All of these things make staying nutritious hard for me while eating a Malian diet. My two favorite meals are rice with peanut sauce and beans. Even when I ask – which I do every time and get a look of pure astonishment – for no oil to be poured on top – there is still quite a good amount used in either preparation or just naturally, as with the peanuts. Since I am forever a guest here, I do get a better portion of the meat and veggies when I do eat with the village, but still its maybe two 2inch chunks of meat and a few pieces of sweet potato, pumpkin, or cabbage. The bigger issue is the very smell of the most nutritious (i.e. leaf filled) sauces cause my stomach to churn, yet alone actually eating it! And, have you noticed that I have yet to mention any fruit? Well that’s likely because on a regular basis the only fruits available to me are oranges (which are really like big limes with very little flavor and even less juice) and bananas. Now I like bananas and all but as my only legitimate option? Rough. I LOVE fruit, especially apples with their delightful crunch and sweetness, so as you can imagine this has been the hardest part of eating in Mali. Well, that and the lack of cheese ;) The thing that changed my life last year was mango season! There are mangos everywhere and they are big, juicy, and perfect. I didn’t even like mangos before coming to Mali and now my mouth waters just thinking about them 6 months later! Its also why I think I really didn’t mind hot season, just sat in my hammock eating mangos all day in the 110 degree weather! I just have to be careful or I could end up developing an allergy as some of my friends did this year from overconsumption!
So as a PCV it is then our job, when possible, to talk with folks about how to make their eating more nutritious without making it lots more expensive. Its important for the people in my region to make beans more often, add dried fish to their sauces, and to use leaves in as many meals as they can. For other regions, like Sikasso, its encouraging gardeners to save some of the beautiful veggies and fruit they produce for their own families instead of just taking in all profit. All of us have the hard task of trying to encourage the families to give the larger portion of protein and veggie portions to the children and women (especially the pregnant ones). Any little bit helps. In my case, I have done a few radio shows on the importance of nutrition for especially young children and pregnant moms. Also, any time I see a child with a reddish tinge to their hair (a sign of malnutrition) I say something to their father – since he's in charge - if he’s around, or mother if not, that they need to give that child extra beans, meat, and leafy vegetables.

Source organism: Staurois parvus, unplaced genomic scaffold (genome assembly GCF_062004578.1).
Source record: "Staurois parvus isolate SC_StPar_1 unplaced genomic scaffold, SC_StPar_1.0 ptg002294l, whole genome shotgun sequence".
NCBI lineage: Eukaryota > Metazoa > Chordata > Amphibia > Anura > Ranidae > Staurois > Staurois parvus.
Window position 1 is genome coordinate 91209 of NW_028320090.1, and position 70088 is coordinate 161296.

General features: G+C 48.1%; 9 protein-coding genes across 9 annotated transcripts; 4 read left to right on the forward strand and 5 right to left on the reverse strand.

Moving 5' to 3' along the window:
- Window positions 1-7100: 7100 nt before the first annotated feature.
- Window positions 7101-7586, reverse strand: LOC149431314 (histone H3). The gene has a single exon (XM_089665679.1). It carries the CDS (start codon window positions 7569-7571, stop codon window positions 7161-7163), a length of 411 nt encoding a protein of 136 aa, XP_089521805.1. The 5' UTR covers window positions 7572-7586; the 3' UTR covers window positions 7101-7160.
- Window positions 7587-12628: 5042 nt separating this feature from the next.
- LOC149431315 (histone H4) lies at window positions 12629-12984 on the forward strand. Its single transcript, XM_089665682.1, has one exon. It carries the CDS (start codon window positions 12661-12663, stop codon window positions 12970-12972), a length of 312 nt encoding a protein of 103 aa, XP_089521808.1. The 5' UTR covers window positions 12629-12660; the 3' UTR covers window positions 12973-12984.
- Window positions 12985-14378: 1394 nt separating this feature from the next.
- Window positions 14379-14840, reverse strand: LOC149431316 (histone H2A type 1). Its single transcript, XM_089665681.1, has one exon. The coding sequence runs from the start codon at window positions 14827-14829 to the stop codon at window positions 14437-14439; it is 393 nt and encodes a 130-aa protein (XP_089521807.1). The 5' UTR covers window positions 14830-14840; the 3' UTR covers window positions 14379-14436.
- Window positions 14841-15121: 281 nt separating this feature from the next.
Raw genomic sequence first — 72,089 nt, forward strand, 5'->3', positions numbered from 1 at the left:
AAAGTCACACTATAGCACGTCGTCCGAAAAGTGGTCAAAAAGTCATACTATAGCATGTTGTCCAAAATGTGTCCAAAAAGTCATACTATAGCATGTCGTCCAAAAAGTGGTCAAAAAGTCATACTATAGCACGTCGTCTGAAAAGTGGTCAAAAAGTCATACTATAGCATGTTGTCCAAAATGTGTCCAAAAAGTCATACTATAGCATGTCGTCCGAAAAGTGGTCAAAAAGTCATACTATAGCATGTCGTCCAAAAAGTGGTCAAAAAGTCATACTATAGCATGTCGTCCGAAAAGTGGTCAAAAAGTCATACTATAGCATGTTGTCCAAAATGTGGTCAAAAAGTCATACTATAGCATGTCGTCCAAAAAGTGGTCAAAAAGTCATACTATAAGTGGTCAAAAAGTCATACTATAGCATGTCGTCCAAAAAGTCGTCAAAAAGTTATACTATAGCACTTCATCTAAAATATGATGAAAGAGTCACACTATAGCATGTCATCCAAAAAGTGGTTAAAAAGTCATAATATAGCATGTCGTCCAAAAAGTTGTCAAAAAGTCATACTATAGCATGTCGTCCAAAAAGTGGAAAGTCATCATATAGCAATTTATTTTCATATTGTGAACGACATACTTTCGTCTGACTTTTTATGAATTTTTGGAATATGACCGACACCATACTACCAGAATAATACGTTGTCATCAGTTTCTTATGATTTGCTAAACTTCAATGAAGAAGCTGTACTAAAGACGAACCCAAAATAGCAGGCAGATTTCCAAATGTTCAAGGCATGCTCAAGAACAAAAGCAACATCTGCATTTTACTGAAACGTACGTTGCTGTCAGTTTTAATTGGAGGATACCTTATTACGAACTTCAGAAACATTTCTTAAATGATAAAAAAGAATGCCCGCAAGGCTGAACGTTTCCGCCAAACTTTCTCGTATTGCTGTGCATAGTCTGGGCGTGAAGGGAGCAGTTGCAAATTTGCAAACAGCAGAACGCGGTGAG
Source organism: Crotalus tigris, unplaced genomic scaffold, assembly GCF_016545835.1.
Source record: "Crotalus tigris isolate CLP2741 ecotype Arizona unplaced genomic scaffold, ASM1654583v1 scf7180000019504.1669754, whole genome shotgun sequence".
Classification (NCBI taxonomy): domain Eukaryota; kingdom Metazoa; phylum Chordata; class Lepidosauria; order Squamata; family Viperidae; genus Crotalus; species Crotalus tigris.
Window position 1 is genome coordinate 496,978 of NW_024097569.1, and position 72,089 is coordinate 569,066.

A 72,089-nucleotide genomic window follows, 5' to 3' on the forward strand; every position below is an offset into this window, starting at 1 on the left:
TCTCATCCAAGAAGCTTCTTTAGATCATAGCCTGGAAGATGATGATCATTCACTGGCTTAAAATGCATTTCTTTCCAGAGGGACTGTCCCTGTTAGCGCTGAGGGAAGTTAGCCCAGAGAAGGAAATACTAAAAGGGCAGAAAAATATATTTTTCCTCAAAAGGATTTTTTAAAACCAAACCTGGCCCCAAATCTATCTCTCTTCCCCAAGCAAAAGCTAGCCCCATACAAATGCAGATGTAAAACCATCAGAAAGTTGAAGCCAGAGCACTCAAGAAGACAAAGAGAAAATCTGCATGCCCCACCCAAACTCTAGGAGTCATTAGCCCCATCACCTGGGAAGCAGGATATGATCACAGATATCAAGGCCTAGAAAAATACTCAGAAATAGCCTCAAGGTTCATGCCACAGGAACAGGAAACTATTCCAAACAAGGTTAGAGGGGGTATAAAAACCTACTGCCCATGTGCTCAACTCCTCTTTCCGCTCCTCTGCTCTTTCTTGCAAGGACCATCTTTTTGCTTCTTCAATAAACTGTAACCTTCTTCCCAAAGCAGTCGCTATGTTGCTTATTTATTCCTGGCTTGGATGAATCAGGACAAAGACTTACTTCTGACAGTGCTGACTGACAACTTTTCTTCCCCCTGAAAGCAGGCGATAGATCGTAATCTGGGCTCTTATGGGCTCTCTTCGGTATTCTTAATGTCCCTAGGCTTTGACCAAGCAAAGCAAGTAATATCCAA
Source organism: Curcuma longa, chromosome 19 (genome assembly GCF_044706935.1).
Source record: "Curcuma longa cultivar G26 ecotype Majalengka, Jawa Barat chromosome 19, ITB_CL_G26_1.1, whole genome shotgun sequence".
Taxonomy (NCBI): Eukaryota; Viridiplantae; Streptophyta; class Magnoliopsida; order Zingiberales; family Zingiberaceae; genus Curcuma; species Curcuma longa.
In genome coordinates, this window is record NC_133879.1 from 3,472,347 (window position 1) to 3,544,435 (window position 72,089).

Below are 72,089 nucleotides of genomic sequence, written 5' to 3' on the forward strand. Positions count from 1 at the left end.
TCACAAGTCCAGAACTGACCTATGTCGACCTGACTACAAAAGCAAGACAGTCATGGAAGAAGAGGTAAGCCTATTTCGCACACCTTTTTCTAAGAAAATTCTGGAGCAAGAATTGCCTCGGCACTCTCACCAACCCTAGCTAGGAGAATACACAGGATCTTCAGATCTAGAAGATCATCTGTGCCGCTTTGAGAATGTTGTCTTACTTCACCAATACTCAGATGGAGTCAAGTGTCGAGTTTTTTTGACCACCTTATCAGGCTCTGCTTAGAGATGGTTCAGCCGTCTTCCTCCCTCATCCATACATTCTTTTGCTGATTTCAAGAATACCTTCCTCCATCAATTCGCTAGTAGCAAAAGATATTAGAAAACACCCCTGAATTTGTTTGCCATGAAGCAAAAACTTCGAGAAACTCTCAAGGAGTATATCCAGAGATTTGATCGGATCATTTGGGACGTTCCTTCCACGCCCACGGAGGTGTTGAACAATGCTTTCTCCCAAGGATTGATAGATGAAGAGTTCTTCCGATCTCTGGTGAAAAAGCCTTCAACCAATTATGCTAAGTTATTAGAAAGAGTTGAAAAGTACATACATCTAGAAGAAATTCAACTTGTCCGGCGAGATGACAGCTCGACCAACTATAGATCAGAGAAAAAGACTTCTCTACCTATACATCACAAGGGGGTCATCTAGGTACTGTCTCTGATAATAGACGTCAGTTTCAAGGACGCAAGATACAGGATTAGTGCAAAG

Obviously, growing up in Dearborn, I was ignorant about the whole structure of food production and consumption in a farming community, as likely many of you reading this are. It was helpful for me to understand the difference between food insecurity – healthy food not available all year round – and what people experience as true hunger. Nearly every child has a distended belly because the lack of protein prohibits their muscles to form properly, but they are eating, just not correctly. Its very rare to see an overweight person in Mali, but those who are, are seen as wealthy and romantically more desirable. Most of these folks live in the bigger cities or work in positions that don’t require going into the fields and have people to help them make food and clean their homes. Every woman in my compound is incredibly fit despite the oil and carbs because they work so hard! To keep myself from gaining weight here – which would be incredibly easy – I go for jogs in the morning and I ask for no oil and I cook meals for myself – even if they do contain lots of carbs and few veggies (except for right after market day when I overload!). This is all just to show that even things you think are safe to assume about a place can often be misleading. This topic area is a comparatively nice one to try to change minds towards leading healthier lives. The topic is less personally taxing for me as it is not an area of cultural difference that challenges my values. Malians love to talk about money, even if its how poor they are, so its not easy to offend them that way, but it is hard to get them to see how choosing to buy tea and sugar everyday instead of meat or vegetables is hurting the health of their family. Since the men control the money and also get the majority of said nutrition making the point is often hard won, but all the more reason to encourage women to be educated and hold paid positions in their communities!